Here we have the inside of the HDA. This view shows the main components of the drive. The platter, or platters, store your data. They are usually made from aluminium or glass and are covered in several layers of other materials. The platters will spin anywhere between 5,400 RPM to 7,200 RPM in average consumer hard drives. The head stack assembly, or HSA, is the assembly which holds the read and write heads. These heads fly nanometers over the surface of the drive on sliders, reading and writing your data. The magnets allow the voice coil to function, allowing the HSA to move and is complemented by a bottom magnet below it. A plastic adapter holds the heads contact in place, making contact with the PCB on the other side. An internal air filter collects any contamination that might reside in the drive such as oil or metallic fragments, all on a micro scale. A plastic ramp is included to hold the heads in place whilst the drive is not in use. Some drives park the heads in the middle of the platters on a special layer, this being seen mainly on older drives.
The air filter purifies the air circulating in the drive whilst in operation. It will collect any microscopic fragments of metal or oil which are used in the manufacturing process, or created through wear and tear. A hard drive which has suffered a head crash will have a filter tainted with dark material and appear black or grey. This dark material being the particles of platter/s and head slider/s.
With the top magnet removed, the voicecoil and bottom magnet are visible. The concept of this is the same as the driver in a speaker system, allowing quick and precise movements in either direction. The magnets are neodymium, the strongest form of permanent magnets being able to hold 1,000 times their weight. A stopper, or limiter, is placed at each end of the voicecoil to limit its range of movement. The bearing on which the HSA moves is also shown.
A plastic connector is used to hold the contacts for the heads in place. They make contact with the relavant pads on the PCB on the other side.
The heads connector has a rubber seal to prevent any contaminants from entering the HDA.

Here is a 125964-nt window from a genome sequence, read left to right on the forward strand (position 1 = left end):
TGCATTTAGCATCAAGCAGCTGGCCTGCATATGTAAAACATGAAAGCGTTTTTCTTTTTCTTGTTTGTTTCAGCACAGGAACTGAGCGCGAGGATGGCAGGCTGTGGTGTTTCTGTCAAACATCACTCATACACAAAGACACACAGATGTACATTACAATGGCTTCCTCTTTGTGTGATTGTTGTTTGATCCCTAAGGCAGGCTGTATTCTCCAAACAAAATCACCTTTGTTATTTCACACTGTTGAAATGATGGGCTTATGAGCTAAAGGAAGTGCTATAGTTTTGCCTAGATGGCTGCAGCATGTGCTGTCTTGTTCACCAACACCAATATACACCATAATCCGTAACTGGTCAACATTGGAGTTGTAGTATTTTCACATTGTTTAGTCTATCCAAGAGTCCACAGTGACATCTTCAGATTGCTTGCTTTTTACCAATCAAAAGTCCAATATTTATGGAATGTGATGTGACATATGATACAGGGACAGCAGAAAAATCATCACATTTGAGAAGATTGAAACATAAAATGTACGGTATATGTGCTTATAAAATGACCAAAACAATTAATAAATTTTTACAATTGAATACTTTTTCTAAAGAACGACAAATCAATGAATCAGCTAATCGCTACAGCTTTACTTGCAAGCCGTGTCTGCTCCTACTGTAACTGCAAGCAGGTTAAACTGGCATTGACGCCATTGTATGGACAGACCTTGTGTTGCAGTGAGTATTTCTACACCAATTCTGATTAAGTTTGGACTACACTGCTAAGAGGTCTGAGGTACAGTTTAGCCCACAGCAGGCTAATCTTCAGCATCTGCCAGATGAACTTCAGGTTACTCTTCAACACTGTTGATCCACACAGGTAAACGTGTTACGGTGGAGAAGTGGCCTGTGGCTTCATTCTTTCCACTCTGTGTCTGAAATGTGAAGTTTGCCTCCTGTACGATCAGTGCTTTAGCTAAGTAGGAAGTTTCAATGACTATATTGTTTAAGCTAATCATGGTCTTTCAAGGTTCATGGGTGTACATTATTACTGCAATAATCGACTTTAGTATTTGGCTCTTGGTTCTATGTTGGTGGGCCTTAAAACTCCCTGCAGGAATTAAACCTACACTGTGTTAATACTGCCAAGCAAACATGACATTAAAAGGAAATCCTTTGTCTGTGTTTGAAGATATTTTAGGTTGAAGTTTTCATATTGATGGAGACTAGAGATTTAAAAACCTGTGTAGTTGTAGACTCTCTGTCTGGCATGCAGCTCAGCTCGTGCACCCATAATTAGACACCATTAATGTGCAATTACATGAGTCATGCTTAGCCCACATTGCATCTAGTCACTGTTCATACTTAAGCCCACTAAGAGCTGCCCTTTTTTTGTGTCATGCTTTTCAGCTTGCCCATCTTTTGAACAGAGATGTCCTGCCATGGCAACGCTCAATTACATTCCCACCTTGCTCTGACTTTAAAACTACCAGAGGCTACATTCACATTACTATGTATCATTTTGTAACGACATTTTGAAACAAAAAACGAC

The HSA holds the actual read and write heads at the end of the assembly, fixed to sliders. This particular drive has 6 heads, 3 pairs of 2. For each side of the platter there is one read and write head.
The sliders allow the head assembly to fly over the platters, only a few nanometers above the surface. This is many times thinner than the thickness of a human hair. When the drive is spinning at full speed, the heads will be unloaded from the parking ramp and fly over the platters. The air passing under the sliders at this speed is enough to lift them above the surface of the platters.
The rectangular black objects on the end of HSA are the sliders, whilst the actual read/write head elements themselves are so small they are hard to see without a microscope.
The read and write heads work with very weak signals. For these signals, the “ones and zeros”, to be of use the signals need to be amplified. The preamp on the HSA performs this feature, much like the amplifier in a hifi. It amplifies the signals from the head elements to a useable level. When a hard drive suffers a head failure, it is often the case that the preamp has failed whilst the actual heads are still functional. A head failure usually causes a ‘clicking’ sound as the heads try to position them selves, but fail and hit the limiters.
This summarises the main components inside a current hard drive. The goal of this article is to give a basic overview of the components inside a hard drive. Information regarding the actual workings of a hard drive is outside the scope of this article and is highly complex.
If you’d like to find out how we recover data from hard drives, have a look through our latest data recovery jobs.